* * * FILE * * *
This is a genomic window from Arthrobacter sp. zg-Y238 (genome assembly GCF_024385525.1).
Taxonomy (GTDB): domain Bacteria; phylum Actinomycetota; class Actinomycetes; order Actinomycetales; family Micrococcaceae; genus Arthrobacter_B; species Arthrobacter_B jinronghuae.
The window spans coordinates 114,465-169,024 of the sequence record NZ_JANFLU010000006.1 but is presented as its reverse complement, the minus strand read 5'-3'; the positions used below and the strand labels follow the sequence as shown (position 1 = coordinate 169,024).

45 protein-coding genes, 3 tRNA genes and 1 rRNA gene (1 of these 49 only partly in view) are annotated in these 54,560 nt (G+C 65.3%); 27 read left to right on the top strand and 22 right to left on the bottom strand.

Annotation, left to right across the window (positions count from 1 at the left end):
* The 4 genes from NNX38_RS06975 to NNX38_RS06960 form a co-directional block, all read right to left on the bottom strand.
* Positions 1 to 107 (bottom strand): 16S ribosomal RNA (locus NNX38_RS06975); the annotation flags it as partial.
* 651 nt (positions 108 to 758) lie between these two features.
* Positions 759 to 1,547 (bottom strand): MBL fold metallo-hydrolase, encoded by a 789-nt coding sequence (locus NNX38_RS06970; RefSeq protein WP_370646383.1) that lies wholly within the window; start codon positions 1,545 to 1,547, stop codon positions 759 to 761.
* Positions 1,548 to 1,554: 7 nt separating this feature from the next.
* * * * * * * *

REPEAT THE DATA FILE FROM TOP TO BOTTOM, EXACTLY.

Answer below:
This is a genomic window from Arthrobacter sp. zg-Y238 (genome assembly GCF_024385525.1).
Taxonomy (GTDB): domain Bacteria; phylum Actinomycetota; class Actinomycetes; order Actinomycetales; family Micrococcaceae; genus Arthrobacter_B; species Arthrobacter_B jinronghuae.
The window spans coordinates 114,465-169,024 of the sequence record NZ_JANFLU010000006.1 but is presented as its reverse complement, the minus strand read 5'-3'; the positions used below and the strand labels follow the sequence as shown (position 1 = coordinate 169,024).

45 protein-coding genes, 3 tRNA genes and 1 rRNA gene (1 of these 49 only partly in view) are annotated in these 54,560 nt (G+C 65.3%); 27 read left to right on the top strand and 22 right to left on the bottom strand.

Annotation, left to right across the window (positions count from 1 at the left end):
* The 4 genes from NNX38_RS06975 to NNX38_RS06960 form a co-directional block, all read right to left on the bottom strand.
* Positions 1 to 107 (bottom strand): 16S ribosomal RNA (locus NNX38_RS06975); the annotation flags it as partial.
* 651 nt (positions 108 to 758) lie between these two features.
* Positions 759 to 1,547 (bottom strand): MBL fold metallo-hydrolase, encoded by a 789-nt coding sequence (locus NNX38_RS06970; RefSeq protein WP_370646383.1) that lies wholly within the window; start codon positions 1,545 to 1,547, stop codon positions 759 to 761.
* Positions 1,548 to 1,554: 7 nt separating this feature from the next.